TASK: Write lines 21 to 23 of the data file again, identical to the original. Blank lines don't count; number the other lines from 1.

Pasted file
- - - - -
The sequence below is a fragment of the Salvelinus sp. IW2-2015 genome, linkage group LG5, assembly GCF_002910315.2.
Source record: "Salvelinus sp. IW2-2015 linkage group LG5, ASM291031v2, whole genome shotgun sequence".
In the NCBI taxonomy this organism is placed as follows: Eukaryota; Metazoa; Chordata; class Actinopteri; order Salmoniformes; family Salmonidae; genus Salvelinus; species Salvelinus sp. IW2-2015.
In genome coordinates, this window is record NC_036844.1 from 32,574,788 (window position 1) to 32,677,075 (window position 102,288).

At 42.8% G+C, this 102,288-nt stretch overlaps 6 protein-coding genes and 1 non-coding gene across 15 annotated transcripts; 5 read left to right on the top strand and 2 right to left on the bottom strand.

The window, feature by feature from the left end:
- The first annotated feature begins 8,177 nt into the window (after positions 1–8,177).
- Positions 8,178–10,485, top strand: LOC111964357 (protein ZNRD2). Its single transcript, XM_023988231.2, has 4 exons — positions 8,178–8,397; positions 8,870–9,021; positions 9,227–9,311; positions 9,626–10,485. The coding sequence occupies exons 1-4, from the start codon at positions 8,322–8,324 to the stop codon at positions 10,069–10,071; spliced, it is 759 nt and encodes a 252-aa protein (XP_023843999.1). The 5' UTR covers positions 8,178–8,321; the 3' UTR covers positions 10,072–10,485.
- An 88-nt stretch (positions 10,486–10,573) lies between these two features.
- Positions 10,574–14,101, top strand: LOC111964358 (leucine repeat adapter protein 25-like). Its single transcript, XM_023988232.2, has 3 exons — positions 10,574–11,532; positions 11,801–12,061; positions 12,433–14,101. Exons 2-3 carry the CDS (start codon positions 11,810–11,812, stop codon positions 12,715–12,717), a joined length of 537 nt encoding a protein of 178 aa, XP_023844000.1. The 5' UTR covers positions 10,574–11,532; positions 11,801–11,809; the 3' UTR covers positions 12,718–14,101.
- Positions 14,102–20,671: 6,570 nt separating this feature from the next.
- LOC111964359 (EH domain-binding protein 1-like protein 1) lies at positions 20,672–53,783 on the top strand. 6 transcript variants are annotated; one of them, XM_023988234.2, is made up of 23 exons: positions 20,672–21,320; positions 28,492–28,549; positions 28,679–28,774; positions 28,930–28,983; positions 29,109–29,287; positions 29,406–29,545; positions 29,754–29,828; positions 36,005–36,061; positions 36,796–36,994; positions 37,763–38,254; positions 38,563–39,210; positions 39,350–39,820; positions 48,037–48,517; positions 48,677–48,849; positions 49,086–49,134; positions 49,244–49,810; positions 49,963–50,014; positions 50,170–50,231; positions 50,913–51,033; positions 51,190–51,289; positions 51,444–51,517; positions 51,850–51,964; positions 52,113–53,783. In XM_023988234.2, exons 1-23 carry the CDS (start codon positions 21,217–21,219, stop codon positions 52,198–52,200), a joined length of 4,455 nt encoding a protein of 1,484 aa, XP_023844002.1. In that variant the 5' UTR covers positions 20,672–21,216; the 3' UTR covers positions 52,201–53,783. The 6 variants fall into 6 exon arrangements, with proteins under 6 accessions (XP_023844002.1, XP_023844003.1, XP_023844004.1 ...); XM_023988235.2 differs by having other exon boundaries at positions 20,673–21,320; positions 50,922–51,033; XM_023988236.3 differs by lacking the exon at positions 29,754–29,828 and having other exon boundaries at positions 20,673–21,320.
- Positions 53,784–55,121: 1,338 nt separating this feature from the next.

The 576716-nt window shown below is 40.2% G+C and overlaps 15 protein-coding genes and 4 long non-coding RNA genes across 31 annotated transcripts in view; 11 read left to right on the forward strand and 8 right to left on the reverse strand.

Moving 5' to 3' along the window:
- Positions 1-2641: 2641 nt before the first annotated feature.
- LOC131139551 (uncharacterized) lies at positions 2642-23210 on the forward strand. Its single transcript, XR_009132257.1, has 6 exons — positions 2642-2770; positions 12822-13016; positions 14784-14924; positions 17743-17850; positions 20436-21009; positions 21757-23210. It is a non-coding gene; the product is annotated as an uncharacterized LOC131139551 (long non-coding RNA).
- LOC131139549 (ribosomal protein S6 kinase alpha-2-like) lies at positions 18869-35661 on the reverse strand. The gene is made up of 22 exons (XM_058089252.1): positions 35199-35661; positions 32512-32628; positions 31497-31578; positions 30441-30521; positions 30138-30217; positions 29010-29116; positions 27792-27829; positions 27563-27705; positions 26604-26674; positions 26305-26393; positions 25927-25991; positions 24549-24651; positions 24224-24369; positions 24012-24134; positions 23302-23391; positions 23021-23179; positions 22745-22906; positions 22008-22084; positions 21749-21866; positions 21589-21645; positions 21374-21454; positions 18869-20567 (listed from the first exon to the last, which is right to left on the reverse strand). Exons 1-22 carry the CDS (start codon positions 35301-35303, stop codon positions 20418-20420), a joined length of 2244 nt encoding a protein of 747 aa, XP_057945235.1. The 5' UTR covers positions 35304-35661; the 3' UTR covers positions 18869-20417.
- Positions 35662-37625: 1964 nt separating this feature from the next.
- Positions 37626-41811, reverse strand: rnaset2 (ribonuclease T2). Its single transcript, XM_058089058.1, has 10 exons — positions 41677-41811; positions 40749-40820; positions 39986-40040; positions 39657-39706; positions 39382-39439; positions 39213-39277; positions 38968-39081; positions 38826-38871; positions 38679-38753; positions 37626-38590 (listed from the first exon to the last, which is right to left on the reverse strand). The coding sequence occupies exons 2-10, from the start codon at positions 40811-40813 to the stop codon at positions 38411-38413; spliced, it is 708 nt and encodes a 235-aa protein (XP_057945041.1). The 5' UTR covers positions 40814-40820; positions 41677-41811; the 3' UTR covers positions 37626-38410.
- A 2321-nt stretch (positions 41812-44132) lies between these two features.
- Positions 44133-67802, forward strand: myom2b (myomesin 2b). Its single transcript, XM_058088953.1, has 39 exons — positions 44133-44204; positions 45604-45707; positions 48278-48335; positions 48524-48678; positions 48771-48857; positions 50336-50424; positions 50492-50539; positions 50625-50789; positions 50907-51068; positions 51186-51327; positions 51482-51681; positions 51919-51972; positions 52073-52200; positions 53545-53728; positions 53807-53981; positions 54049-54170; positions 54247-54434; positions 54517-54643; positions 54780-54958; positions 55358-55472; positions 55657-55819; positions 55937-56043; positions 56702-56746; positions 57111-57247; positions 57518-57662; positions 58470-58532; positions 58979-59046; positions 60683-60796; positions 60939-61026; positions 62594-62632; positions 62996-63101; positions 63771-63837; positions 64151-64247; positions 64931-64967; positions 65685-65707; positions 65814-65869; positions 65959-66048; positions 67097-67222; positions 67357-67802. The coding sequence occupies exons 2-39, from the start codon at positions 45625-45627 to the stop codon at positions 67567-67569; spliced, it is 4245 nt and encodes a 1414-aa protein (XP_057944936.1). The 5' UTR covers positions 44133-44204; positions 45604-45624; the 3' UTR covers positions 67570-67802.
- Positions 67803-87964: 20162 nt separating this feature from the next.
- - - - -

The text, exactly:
- A 2321-nt stretch (positions 41812-44132) lies between these two features.
- Positions 44133-67802, forward strand: myom2b (myomesin 2b). Its single transcript, XM_058088953.1, has 39 exons — positions 44133-44204; positions 45604-45707; positions 48278-48335; positions 48524-48678; positions 48771-48857; positions 50336-50424; positions 50492-50539; positions 50625-50789; positions 50907-51068; positions 51186-51327; positions 51482-51681; positions 51919-51972; positions 52073-52200; positions 53545-53728; positions 53807-53981; positions 54049-54170; positions 54247-54434; positions 54517-54643; positions 54780-54958; positions 55358-55472; positions 55657-55819; positions 55937-56043; positions 56702-56746; positions 57111-57247; positions 57518-57662; positions 58470-58532; positions 58979-59046; positions 60683-60796; positions 60939-61026; positions 62594-62632; positions 62996-63101; positions 63771-63837; positions 64151-64247; positions 64931-64967; positions 65685-65707; positions 65814-65869; positions 65959-66048; positions 67097-67222; positions 67357-67802. The coding sequence occupies exons 2-39, from the start codon at positions 45625-45627 to the stop codon at positions 67567-67569; spliced, it is 4245 nt and encodes a 1414-aa protein (XP_057944936.1). The 5' UTR covers positions 44133-44204; positions 45604-45624; the 3' UTR covers positions 67570-67802.
- Positions 67803-87964: 20162 nt separating this feature from the next.